William Marston's Secret Identity
The strange private life of Wonder Woman's creator
From their inception, comic books, like other forms of mass entertainment, have had detractors. None is more famous -- or more fondly remembered -- than Fredric Wertham, the child psychiatrist and author of Seduction of the Innocent, who charged that comic books turned their readers into juvenile delinquents and sexual deviants. If Wertham, who died in 1981, hadn't existed, he would have surely been invented by a clever satirist looking for a sex-obsessed, puritanical foil.
A true arch-enemy of the form, Wertham's critique of comics went beyond criminological concerns: Comics didn't just pervert children, you see, but ruined their ability to appreciate fine literature and art later on in life. He argued that tales about Batman -- not to mention Tales from the Crypt -- were like heavily seasoned food that destroyed young aesthetic palates before they could be trained to appreciate delicate, refined fare. Shakespeare, he fretted, just couldn't follow Superman.
If Wertham was the Lex Luthor of comics, hell-bent on their total annihilation, then William Moulton Marston was their Man of Steel, dedicated to championing their cause. Marston was a Harvard-trained psychologist who had a law degree to go along with his Ph.D. In the '20s and '30s, Marston was best known as a tireless advocate of the polygraph -- he developed an early lie detector machine -- and he lobbied unsuccessfully for its use in the courts.
Never one to slough off publicity, Marston even appeared in a 1938 Gillette razor blade advertisement that used a lie detector test to discover men's "true" feelings about various shaving aids. (The "scientific shaving tests," which measured subjects' subconscious reactions, overwhelmingly found that Gillette blades minimized the subtle "emotional disturbances" caused by competitors' products.)
In 1941, under the pseudonym Charles Moulton, Marston created the first great female comic book hero, Wonder Woman, a displaced Amazon princess who helped the Allies defeat the Axis Powers while seeking romance on the side. (Unsurprisingly, Wertham was appalled by the character, which he denounced for its "lesbian overtones.") Unlike most intellectuals, Marston celebrated the popularity of the comic book form and saw it as an opportunity to get kids to read -- and to circulate radical feminist notions. Writing in Phi Beta Kappa's journal, The American Scholar, in the early '40s, he noted: "It's too bad for us 'literary' enthusiasts, but it's the truth nevertheless -- pictures tell any story more effectively than words….If children will read comics…why isn't it advisable to give them some constructive comics to read?"
For Marston, the most "constructive" comics were those that laid the groundwork for what he insisted was the coming age of "American matriarchy" in which "women would take over the rule of the country, politically and economically."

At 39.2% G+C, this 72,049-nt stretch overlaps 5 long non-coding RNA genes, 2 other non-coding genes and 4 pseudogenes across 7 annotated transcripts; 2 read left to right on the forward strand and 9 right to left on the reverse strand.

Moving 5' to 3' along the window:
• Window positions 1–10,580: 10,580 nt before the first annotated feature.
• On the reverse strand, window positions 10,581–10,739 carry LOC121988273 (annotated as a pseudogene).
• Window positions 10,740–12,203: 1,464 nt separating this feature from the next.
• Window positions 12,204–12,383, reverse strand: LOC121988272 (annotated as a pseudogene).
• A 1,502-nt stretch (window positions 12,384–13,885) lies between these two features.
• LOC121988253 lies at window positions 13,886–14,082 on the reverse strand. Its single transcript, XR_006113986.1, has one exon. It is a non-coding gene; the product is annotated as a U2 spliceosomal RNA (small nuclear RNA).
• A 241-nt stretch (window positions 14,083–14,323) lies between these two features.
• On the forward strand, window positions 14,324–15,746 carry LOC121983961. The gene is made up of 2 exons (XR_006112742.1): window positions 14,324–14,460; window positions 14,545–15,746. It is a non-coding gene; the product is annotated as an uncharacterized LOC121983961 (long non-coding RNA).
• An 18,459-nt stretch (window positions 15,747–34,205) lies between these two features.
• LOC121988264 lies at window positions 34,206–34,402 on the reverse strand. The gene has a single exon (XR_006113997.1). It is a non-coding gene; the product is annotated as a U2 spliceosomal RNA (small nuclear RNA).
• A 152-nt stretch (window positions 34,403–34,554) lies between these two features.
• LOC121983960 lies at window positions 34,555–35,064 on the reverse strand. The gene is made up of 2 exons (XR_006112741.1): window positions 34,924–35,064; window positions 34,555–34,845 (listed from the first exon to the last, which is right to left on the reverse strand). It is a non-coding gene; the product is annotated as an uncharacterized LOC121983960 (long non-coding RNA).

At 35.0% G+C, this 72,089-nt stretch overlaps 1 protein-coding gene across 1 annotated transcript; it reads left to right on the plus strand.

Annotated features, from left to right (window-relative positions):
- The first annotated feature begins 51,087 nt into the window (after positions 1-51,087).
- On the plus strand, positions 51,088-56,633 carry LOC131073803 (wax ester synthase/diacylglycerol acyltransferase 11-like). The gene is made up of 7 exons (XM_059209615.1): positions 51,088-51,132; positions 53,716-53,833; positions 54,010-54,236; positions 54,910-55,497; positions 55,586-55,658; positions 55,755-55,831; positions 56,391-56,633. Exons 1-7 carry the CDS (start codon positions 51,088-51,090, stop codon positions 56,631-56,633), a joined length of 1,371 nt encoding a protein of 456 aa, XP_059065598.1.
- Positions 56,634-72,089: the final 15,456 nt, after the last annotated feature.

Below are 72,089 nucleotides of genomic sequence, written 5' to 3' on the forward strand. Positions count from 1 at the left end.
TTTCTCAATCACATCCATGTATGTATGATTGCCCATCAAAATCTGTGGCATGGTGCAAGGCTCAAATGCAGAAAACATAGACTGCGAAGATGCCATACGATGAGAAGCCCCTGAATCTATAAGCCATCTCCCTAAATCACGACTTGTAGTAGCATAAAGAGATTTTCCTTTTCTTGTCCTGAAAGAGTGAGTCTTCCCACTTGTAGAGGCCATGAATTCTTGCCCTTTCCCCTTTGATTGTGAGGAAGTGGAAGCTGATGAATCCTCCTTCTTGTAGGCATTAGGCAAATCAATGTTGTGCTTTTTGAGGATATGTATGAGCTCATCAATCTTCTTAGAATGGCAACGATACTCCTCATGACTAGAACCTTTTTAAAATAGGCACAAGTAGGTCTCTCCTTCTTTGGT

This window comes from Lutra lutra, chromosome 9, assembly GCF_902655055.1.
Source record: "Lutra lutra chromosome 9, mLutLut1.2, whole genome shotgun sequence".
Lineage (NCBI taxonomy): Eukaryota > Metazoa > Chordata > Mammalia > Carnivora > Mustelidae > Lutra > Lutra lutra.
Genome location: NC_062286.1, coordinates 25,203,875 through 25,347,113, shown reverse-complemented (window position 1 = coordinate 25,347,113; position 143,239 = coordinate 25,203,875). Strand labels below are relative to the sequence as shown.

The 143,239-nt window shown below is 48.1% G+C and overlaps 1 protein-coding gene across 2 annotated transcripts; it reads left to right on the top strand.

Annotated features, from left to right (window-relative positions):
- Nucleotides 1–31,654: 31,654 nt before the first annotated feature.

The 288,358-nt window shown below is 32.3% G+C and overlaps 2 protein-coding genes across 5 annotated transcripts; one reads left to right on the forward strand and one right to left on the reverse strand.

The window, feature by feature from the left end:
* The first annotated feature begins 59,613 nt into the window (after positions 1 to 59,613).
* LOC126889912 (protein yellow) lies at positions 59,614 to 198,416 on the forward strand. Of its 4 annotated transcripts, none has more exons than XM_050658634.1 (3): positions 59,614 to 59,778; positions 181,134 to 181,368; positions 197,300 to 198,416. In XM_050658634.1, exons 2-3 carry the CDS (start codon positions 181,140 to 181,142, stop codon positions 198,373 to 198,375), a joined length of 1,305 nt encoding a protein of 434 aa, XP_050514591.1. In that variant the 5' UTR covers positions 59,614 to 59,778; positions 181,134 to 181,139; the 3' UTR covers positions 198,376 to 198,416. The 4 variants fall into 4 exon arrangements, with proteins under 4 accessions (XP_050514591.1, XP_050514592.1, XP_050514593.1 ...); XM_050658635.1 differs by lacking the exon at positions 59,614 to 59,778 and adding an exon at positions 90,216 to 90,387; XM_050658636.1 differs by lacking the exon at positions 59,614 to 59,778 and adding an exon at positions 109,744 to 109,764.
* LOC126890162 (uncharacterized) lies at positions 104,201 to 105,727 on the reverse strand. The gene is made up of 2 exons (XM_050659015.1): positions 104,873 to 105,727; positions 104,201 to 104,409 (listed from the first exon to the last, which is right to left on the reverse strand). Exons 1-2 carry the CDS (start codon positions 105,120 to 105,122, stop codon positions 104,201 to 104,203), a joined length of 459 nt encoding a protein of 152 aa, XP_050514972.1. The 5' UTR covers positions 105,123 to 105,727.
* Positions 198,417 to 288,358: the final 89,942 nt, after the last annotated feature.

As Les Daniels recounts in the fully enjoyable and always fascinating new book, Wonder Woman: The Complete History (Chronicle Books): "Marston believed women were less susceptible than men to the negative traits of aggression and acquisitiveness, and could come to control the comparatively unruly male sex by alluring them….He was convinced that as political and economic equality became a reality women could and would use sexual enslavement to achieve domination over men, who would happily submit to their loving authority."
Such notions, suggests Daniels, help explain some of Wonder Woman's crime-fighting accoutrements, especially her "magic lasso" that -- shades of a lie detector! -- forces men to tell the truth, the whole truth, and nothing but the truth.
Marston's personal life was every bit as unconventional as his ideas about matriarchy; if nothing else, the details make one wonder about his fixation on liberated women. In 1915, the same year he graduated from Harvard, Marston married a Mt. Holyoke grad named Elizabeth Holloway, who went on to earn an M.A. and law degree, and to assist him in his psychological research. In the late '20s, when teaching at Tufts University, Marston met a student named Olive Richard, who moved in with him and his wife.
Marston had two children by each woman and he and his wife formally adopted his children by Richard. "It was an arrangement where they [all] lived together fairly harmoniously," one of Marston's sons told Daniels. A business associate vouched for Marston's offbeat arrangement, remembering him as "the most remarkable host, with a lovely bunch of kids from different wives…all living together like one big family -- everybody very happy and all good, decent people."
Whether Marston's feminist utopia, which Daniels calls "simultaneously daring and touchingly naive," has come to pass, his contribution to popular culture has endured. By the time of his death in 1947, Wonder Woman was already a household name (and a cottage industry), appearing in various comic books and newspaper strips; she remains a vibrant part of popular culture, whether as a feminist icon, the hero of a campy late-'70s action-adventure show, or the subject of Strength of Will, a graphic novel by Alex Ross coming this fall from DC Comics.
Marston made at least one other contribution to popular culture that, while perhaps less eye-catching than his full-figured, superpowered Amazon, is no less significant.
In influential venues as diverse as The American Scholar and Family Circle, he anticipated, in what might charitably be called comic book prose, much that is taken for granted among contemporary scholars of cultural studies. He argued that mass forms such as comics deserve something other than opprobrium and scorn -- and he suggested that like other, more accepted forms of creative expression, comics can sometimes touch "the tender spots of universal human desires and aspirations …[and] speak to the innermost ears of the wishful self."